Have you ever heard people say, “You wait ages for a bus, then three come at once?” Well, my mum says going to Otley is a bit like that – we haven’t been there for a long time, then suddenly we go three times in a week with our lovely friends from Red Bus Days Out. The first time we were just passing through, the second time we stopped long enough for a late lunch, and the third time we went to the theatre. Or, to be more exact, the Courthouse which, as its name suggests, was the local magistrates court until it closed in 1997.
Now it’s a very friendly art and resource centre, with a cafe and a bar and exhibition space for local artists, as well as a small theatre with live shows and films, and all easily wheelchair-accessible.
Mum and I were going to see a live show, but with just one person, the actor James Hornsby, who – according to what we read beforehand – was going to perform the whole of Charles Dickens’ Oliver Twist by himself, including portraying all the characters. Neither of us could see how he could possibly do this – we were in for a wonderful surprise!
When he walked on stage at half-past seven, James Hornsby was dressed very much like Charles Dickens himself would have been in the 1850s and 1860s when he was touring Britain and North America giving readings from his many novels. The only props on stage at the Courthouse were a very tall chair – so tall that a little bear would have needed a very long ladder to get up there and even Mum would have had to stand on a buffet first! – and an equally tall desk. Everything else was in our imaginations and the skill of his acting.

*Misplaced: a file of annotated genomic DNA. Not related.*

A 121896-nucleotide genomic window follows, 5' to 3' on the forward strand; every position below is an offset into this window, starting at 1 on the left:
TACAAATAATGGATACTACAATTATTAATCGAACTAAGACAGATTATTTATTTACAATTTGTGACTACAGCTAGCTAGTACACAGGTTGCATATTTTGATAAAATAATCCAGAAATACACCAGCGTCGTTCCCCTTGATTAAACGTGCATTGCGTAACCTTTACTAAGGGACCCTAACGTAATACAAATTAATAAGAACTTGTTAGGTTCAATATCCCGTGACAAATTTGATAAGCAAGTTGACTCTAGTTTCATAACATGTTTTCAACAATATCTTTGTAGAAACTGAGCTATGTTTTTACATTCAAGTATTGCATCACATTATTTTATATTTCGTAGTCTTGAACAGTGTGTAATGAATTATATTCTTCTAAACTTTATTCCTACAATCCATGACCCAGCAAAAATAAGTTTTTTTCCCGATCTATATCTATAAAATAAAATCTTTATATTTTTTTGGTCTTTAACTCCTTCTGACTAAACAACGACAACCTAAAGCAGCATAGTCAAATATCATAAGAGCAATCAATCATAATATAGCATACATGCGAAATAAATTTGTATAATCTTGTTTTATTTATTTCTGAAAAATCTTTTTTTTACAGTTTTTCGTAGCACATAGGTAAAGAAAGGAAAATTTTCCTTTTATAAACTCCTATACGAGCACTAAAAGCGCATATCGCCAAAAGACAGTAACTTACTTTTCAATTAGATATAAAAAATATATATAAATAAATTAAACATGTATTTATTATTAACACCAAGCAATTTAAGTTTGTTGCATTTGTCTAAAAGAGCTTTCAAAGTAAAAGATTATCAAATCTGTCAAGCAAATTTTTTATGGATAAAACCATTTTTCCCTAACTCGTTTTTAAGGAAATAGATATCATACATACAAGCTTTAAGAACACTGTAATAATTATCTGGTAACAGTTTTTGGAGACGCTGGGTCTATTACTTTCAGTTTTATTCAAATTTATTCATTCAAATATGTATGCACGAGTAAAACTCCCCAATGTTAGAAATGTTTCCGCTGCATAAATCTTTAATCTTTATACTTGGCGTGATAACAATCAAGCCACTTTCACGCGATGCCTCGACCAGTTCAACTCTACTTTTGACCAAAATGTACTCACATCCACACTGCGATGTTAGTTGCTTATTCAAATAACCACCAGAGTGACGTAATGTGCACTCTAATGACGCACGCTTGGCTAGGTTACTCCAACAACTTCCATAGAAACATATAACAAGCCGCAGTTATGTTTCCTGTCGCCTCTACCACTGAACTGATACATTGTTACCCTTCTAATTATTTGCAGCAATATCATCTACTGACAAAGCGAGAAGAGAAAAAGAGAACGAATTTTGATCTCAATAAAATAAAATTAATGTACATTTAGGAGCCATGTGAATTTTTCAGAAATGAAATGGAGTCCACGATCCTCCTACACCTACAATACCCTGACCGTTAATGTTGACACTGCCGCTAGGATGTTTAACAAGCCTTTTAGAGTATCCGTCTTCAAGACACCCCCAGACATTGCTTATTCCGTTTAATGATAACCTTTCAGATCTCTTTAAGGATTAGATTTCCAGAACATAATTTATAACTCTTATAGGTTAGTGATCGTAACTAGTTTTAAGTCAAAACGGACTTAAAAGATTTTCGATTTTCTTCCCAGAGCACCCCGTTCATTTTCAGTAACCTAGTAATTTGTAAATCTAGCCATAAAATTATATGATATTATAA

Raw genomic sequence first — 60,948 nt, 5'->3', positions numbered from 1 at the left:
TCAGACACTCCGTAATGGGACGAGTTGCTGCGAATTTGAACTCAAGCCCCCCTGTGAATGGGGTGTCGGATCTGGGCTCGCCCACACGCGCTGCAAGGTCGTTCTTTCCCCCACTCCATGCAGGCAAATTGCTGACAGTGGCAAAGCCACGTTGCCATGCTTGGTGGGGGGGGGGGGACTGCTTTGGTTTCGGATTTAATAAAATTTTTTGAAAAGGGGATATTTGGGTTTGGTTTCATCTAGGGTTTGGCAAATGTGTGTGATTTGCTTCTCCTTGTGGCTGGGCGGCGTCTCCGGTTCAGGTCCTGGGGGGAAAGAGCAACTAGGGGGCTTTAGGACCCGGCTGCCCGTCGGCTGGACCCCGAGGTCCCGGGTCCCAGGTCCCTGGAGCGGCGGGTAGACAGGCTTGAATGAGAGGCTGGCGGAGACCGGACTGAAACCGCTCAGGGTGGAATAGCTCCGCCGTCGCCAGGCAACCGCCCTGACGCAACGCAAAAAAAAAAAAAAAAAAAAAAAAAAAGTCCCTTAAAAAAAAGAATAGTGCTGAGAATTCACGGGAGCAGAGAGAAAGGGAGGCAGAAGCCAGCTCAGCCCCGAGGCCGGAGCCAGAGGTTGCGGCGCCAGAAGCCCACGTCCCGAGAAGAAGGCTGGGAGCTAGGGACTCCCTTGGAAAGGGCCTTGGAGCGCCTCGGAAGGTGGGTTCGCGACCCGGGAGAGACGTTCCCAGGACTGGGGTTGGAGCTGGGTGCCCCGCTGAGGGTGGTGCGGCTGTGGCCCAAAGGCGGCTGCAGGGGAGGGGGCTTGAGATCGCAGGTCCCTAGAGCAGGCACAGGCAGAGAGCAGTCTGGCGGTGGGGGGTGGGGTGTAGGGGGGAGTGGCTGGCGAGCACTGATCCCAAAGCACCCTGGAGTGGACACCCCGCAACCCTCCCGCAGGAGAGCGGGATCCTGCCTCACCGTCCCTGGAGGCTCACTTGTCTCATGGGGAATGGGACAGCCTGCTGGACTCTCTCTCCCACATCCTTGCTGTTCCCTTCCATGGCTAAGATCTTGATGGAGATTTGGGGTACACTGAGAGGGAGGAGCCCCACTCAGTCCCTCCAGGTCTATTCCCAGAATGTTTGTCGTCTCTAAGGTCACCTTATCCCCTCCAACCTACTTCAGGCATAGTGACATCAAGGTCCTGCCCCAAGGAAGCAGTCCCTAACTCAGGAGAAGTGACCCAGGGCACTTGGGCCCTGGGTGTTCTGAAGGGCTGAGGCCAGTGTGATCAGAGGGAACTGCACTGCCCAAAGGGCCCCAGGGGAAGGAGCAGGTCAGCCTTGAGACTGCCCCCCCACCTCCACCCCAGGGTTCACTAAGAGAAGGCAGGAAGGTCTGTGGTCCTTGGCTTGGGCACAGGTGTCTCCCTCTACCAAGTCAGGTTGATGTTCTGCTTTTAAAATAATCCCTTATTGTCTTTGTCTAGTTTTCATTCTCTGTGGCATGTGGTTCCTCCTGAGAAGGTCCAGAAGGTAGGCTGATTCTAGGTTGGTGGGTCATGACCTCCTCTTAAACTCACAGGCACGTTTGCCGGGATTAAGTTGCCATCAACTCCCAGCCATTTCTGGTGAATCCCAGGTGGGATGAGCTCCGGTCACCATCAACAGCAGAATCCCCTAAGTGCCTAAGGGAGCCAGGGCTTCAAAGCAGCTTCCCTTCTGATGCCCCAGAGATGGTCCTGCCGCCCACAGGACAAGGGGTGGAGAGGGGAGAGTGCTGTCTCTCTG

We were captivated from the very first words, but within minutes James had changed from being Charles Dickens reading Oliver Twist, to being the characters present at Oliver Twist’s birth in the workhouse, and then to being Oliver himself, telling his own story. When he spoke in Oliver’s voice, it was so convincing that we could “see” poor, undernourished little Oliver on stage in front of us. Similarly we could see Mr Bumble the Beadle and his wife, Fagin, Bill Sykes and Nancy, the Artful Dodger, Mr Brownlow and all the other characters as the story progressed.
My only disappointment was not seeing Bill Sykes’s dog – but Mum said that would have been difficult as dogs aren’t as clever as little bears and so they don’t have speaking parts on stage. But luckily I could see him in my mind.
We were all so mesmerised with the story and the way it was presented, that two hours passed by in what seemed like minutes – and, apart from a short break in the middle of his performance, James Hornsby had been on stage by himself all the time, constantly changing his voice – but nothing else – as he told the story from all the different viewpoints and never once forgot which one he was supposed to be.
When he finished, the applause went on for several minutes – and he deserved every bit of it for such a fascinating performance. Mum and I thoroughly enjoyed it. In fact, we wanted to say, ‘Please Sir, I want some more.’
Our evening was then rounded off perfectly as Red Bus kindly got us back to the village in time for a pint with our other friends at our local.
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